The Missouri Supreme Court reverses a St. Louis school counselor's sexual misconduct charges... declaring the law that delivered his fate unconstitutional. Josh Hinkle has more from the state Capitol.
As a counselor at Patrick Henry Elementary School in St. Louis, at times James Beine had to break up distruptive boys in the school restroom.
But one day in 2001, a trip to the restroom turned into a four-year legal battle, where Beine found himself struggling for freedom.
Three boys under the age of 14 say Beine exposed himself to them in the restroom.
The charge landed Beine with a 12-year-prison sentence... and the hope that the Missouri Supreme Court might be able to correct what he saw as a misunderstanding.
This week, the Court directed the St. Louis Circuit Court to acquit Beine on all counts. In addition to insufficient evidence to prove that Beine exposed himself in a manner that was likely to cause alarm to the boys... the Court also concluded the statute under which Beine was charged was unconstitutional.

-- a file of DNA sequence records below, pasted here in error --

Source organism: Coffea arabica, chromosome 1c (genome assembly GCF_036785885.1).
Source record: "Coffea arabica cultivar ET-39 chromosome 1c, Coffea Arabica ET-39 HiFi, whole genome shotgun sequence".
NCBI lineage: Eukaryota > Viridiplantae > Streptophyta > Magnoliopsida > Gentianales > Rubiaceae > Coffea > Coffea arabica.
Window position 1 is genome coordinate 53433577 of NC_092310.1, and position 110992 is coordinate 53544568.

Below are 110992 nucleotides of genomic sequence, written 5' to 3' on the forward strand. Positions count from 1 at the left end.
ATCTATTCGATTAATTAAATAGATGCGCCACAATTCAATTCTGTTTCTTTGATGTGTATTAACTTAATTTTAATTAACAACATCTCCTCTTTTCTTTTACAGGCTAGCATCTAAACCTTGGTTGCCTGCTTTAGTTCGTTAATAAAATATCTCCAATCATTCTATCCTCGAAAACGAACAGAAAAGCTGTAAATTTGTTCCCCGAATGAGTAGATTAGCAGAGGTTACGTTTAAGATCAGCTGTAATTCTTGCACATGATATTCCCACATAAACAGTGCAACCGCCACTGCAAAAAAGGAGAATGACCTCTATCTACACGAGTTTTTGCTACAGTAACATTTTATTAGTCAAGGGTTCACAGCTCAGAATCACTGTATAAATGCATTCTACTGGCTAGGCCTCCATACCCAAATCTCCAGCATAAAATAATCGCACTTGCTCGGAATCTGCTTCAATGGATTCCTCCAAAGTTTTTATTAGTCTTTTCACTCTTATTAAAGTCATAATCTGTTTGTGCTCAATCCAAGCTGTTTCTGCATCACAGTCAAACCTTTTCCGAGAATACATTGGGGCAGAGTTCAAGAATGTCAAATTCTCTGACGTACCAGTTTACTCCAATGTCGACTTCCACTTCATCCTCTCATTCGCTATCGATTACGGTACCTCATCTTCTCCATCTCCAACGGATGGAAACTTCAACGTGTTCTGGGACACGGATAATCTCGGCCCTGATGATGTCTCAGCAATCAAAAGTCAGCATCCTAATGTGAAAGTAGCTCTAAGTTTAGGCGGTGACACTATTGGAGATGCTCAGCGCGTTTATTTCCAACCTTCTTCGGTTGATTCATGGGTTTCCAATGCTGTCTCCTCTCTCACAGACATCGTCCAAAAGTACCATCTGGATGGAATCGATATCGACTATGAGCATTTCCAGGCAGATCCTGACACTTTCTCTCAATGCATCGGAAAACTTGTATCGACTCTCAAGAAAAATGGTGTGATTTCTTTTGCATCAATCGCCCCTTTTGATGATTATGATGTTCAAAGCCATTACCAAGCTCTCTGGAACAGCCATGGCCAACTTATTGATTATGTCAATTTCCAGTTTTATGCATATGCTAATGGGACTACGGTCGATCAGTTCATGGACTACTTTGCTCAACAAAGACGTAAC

The statute, according to the Court, is overbroad because it prohibits , in part, something Beine had a right to do, but was able to be punished for an act that was essentially innocent.
The Court says, "A man using a public restroom necessarily must knowingly expose himself" to use the restroom. The Court says exposure alone cannot be judged as a criminal act: "If that were the case, no person ever would be able to use a public restroom."
In this decision, the Court also offers up ideas for state lawmakers: Should the state consider new alternatives in protecting children in these types of situations, leaving the question of whether children and adults should have separate restrooms in Missouri schools.